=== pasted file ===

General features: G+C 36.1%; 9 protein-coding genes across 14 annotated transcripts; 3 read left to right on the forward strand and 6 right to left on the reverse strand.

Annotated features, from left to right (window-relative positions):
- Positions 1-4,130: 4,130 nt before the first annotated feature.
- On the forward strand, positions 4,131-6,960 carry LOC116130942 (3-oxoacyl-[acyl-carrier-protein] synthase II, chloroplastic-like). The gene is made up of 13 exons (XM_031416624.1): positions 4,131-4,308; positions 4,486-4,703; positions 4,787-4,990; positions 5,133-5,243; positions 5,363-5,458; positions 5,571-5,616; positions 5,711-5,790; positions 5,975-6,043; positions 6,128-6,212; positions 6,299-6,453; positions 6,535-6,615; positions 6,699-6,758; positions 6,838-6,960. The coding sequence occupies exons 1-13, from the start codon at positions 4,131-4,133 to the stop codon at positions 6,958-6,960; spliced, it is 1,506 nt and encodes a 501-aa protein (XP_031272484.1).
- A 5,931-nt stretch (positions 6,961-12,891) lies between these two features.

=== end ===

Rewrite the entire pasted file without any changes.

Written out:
General features: G+C 36.1%; 9 protein-coding genes across 14 annotated transcripts; 3 read left to right on the forward strand and 6 right to left on the reverse strand.

Annotated features, from left to right (window-relative positions):
- Positions 1-4,130: 4,130 nt before the first annotated feature.
- On the forward strand, positions 4,131-6,960 carry LOC116130942 (3-oxoacyl-[acyl-carrier-protein] synthase II, chloroplastic-like). The gene is made up of 13 exons (XM_031416624.1): positions 4,131-4,308; positions 4,486-4,703; positions 4,787-4,990; positions 5,133-5,243; positions 5,363-5,458; positions 5,571-5,616; positions 5,711-5,790; positions 5,975-6,043; positions 6,128-6,212; positions 6,299-6,453; positions 6,535-6,615; positions 6,699-6,758; positions 6,838-6,960. The coding sequence occupies exons 1-13, from the start codon at positions 4,131-4,133 to the stop codon at positions 6,958-6,960; spliced, it is 1,506 nt and encodes a 501-aa protein (XP_031272484.1).
- A 5,931-nt stretch (positions 6,961-12,891) lies between these two features.